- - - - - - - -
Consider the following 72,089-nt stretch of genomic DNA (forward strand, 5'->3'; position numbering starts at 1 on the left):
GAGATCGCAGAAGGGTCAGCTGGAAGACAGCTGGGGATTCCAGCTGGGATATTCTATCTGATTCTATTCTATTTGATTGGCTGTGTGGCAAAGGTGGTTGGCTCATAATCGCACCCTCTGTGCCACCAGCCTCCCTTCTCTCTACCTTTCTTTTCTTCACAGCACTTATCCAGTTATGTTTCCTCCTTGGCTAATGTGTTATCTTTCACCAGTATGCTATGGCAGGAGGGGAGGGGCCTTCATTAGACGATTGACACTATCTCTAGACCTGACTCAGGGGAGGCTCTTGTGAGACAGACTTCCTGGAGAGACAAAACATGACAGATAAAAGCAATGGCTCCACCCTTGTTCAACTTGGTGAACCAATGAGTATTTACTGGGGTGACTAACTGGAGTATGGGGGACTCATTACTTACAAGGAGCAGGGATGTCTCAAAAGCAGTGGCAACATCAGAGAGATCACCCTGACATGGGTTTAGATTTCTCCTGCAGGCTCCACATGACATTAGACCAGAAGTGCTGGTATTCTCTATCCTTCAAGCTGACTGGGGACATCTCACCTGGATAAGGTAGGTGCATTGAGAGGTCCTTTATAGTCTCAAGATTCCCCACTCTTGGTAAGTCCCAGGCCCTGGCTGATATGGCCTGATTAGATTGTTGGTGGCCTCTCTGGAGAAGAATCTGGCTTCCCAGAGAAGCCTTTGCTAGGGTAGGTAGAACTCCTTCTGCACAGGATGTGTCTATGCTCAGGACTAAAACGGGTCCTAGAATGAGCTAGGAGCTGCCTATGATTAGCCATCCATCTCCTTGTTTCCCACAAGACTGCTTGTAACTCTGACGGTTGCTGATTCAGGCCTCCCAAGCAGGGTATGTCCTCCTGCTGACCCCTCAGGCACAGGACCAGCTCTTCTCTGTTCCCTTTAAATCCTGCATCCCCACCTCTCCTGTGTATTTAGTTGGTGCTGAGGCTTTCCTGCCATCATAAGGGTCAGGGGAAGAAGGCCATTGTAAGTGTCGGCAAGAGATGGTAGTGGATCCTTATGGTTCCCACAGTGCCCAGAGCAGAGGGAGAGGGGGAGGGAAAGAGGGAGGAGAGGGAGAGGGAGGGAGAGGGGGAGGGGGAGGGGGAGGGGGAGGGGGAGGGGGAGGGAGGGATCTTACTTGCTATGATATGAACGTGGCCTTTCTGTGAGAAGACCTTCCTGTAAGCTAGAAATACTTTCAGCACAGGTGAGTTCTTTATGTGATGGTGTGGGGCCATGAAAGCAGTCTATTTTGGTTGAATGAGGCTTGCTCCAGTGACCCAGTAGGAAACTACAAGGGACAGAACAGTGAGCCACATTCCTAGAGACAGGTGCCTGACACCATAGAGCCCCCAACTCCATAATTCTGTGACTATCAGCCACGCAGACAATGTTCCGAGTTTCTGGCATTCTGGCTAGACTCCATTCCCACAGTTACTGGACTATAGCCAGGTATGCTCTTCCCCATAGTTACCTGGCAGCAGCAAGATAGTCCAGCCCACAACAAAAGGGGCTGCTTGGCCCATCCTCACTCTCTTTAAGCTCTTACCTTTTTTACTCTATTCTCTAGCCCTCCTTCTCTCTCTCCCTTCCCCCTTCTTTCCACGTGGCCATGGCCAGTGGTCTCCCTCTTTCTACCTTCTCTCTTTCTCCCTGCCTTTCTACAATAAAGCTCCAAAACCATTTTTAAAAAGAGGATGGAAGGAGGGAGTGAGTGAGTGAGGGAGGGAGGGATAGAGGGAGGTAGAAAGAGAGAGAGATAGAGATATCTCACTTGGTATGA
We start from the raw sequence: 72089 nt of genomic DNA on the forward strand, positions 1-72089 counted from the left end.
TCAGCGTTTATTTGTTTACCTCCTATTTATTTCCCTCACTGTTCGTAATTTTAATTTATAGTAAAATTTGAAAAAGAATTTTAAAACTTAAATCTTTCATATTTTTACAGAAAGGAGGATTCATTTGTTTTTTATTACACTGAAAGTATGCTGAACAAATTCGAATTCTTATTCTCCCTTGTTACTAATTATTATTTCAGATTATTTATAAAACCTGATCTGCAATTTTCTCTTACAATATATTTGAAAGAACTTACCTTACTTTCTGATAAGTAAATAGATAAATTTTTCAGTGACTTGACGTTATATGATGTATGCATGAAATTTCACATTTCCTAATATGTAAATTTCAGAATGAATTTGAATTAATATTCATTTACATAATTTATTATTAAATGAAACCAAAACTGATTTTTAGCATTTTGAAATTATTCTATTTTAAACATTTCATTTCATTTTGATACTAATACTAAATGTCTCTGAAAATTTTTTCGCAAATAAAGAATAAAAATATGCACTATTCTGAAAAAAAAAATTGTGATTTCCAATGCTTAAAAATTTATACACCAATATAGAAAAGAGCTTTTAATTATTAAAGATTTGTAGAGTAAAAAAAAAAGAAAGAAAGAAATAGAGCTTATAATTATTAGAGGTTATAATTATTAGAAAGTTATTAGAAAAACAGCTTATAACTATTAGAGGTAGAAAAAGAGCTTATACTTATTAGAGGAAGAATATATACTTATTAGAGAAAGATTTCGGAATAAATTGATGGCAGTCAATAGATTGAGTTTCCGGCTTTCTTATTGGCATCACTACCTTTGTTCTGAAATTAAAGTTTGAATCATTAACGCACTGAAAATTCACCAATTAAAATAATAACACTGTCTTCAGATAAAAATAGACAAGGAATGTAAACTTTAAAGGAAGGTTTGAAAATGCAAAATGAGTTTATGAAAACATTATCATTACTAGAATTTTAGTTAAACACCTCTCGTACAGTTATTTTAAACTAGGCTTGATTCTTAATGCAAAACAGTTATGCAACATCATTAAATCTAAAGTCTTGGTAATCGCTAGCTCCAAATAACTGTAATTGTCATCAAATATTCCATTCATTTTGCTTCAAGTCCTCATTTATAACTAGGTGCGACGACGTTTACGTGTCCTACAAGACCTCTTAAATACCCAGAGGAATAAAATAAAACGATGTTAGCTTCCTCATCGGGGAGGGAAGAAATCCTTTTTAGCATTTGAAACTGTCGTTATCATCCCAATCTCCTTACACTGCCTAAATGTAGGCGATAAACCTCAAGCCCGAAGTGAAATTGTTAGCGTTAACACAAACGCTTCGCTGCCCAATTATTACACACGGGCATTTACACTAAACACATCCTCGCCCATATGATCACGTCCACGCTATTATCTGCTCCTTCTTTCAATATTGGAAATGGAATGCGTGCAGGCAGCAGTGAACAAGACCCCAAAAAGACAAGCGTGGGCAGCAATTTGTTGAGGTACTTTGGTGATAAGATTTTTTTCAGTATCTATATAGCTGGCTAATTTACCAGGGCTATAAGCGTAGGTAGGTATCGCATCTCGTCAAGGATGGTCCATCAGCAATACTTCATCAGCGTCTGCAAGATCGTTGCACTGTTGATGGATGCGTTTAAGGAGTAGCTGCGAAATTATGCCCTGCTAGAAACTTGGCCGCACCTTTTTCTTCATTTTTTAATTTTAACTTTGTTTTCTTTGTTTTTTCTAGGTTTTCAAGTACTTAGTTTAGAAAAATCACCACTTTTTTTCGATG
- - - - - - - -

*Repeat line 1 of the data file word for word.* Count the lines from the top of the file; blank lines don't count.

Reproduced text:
Consider the following 72,089-nt stretch of genomic DNA (forward strand, 5'->3'; position numbering starts at 1 on the left):